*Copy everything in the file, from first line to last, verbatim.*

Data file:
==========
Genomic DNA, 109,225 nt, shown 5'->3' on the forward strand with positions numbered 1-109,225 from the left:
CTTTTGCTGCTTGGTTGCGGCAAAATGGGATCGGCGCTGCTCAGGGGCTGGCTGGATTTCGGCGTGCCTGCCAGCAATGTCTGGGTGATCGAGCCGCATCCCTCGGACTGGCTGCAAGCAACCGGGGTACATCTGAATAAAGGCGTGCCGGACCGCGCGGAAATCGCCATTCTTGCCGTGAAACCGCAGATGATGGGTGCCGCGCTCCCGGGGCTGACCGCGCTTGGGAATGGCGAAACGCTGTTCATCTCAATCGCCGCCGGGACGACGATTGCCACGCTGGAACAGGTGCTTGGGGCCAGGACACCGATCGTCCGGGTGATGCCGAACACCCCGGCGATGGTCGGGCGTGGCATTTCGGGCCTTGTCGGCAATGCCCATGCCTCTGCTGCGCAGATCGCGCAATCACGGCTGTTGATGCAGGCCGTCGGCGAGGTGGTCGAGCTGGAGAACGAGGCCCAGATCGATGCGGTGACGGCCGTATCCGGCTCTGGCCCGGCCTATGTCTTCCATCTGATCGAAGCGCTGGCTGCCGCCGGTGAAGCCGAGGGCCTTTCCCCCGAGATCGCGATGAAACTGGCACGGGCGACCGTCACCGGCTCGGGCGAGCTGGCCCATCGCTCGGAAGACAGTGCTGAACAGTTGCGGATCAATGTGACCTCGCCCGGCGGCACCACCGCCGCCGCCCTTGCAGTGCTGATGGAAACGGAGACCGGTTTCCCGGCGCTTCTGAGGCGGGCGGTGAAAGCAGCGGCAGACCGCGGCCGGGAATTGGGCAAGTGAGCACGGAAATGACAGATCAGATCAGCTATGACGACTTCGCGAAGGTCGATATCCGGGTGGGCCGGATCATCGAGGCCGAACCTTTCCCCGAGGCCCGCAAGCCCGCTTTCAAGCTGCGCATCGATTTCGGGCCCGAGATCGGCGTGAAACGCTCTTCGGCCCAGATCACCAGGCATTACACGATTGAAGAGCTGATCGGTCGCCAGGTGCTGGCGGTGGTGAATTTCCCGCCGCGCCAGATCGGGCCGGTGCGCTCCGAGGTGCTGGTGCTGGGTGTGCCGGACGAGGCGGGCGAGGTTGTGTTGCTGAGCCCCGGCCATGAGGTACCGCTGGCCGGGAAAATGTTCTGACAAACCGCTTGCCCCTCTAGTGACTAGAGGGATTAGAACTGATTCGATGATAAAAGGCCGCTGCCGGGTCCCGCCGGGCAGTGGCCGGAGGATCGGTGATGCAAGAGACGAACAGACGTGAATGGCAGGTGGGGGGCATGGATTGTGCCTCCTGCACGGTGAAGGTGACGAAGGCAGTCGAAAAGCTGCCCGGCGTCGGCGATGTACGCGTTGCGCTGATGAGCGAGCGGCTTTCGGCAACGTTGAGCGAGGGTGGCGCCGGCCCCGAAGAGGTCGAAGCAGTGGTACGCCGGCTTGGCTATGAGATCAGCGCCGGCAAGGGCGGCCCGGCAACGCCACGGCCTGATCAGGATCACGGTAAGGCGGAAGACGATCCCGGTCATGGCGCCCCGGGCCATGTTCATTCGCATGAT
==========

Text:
Genomic DNA, 109,225 nt, shown 5'->3' on the forward strand with positions numbered 1-109,225 from the left:
CTTTTGCTGCTTGGTTGCGGCAAAATGGGATCGGCGCTGCTCAGGGGCTGGCTGGATTTCGGCGTGCCTGCCAGCAATGTCTGGGTGATCGAGCCGCATCCCTCGGACTGGCTGCAAGCAACCGGGGTACATCTGAATAAAGGCGTGCCGGACCGCGCGGAAATCGCCATTCTTGCCGTGAAACCGCAGATGATGGGTGCCGCGCTCCCGGGGCTGACCGCGCTTGGGAATGGCGAAACGCTGTTCATCTCAATCGCCGCCGGGACGACGATTGCCACGCTGGAACAGGTGCTTGGGGCCAGGACACCGATCGTCCGGGTGATGCCGAACACCCCGGCGATGGTCGGGCGTGGCATTTCGGGCCTTGTCGGCAATGCCCATGCCTCTGCTGCGCAGATCGCGCAATCACGGCTGTTGATGCAGGCCGTCGGCGAGGTGGTCGAGCTGGAGAACGAGGCCCAGATCGATGCGGTGACGGCCGTATCCGGCTCTGGCCCGGCCTATGTCTTCCATCTGATCGAAGCGCTGGCTGCCGCCGGTGAAGCCGAGGGCCTTTCCCCCGAGATCGCGATGAAACTGGCACGGGCGACCGTCACCGGCTCGGGCGAGCTGGCCCATCGCTCGGAAGACAGTGCTGAACAGTTGCGGATCAATGTGACCTCGCCCGGCGGCACCACCGCCGCCGCCCTTGCAGTGCTGATGGAAACGGAGACCGGTTTCCCGGCGCTTCTGAGGCGGGCGGTGAAAGCAGCGGCAGACCGCGGCCGGGAATTGGGCAAGTGAGCACGGAAATGACAGATCAGATCAGCTATGACGACTTCGCGAAGGTCGATATCCGGGTGGGCCGGATCATCGAGGCCGAACCTTTCCCCGAGGCCCGCAAGCCCGCTTTCAAGCTGCGCATCGATTTCGGGCCCGAGATCGGCGTGAAACGCTCTTCGGCCCAGATCACCAGGCATTACACGATTGAAGAGCTGATCGGTCGCCAGGTGCTGGCGGTGGTGAATTTCCCGCCGCGCCAGATCGGGCCGGTGCGCTCCGAGGTGCTGGTGCTGGGTGTGCCGGACGAGGCGGGCGAGGTTGTGTTGCTGAGCCCCGGCCATGAGGTACCGCTGGCCGGGAAAATGTTCTGACAAACCGCTTGCCCCTCTAGTGACTAGAGGGATTAGAACTGATTCGATGATAAAAGGCCGCTGCCGGGTCCCGCCGGGCAGTGGCCGGAGGATCGGTGATGCAAGAGACGAACAGACGTGAATGGCAGGTGGGGGGCATGGATTGTGCCTCCTGCACGGTGAAGGTGACGAAGGCAGTCGAAAAGCTGCCCGGCGTCGGCGATGTACGCGTTGCGCTGATGAGCGAGCGGCTTTCGGCAACGTTGAGCGAGGGTGGCGCCGGCCCCGAAGAGGTCGAAGCAGTGGTACGCCGGCTTGGCTATGAGATCAGCGCCGGCAAGGGCGGCCCGGCAACGCCACGGCCTGATCAGGATCACGGTAAGGCGGAAGACGATCCCGGTCATGGCGCCCCGGGCCATGTTCATTCGCATGAT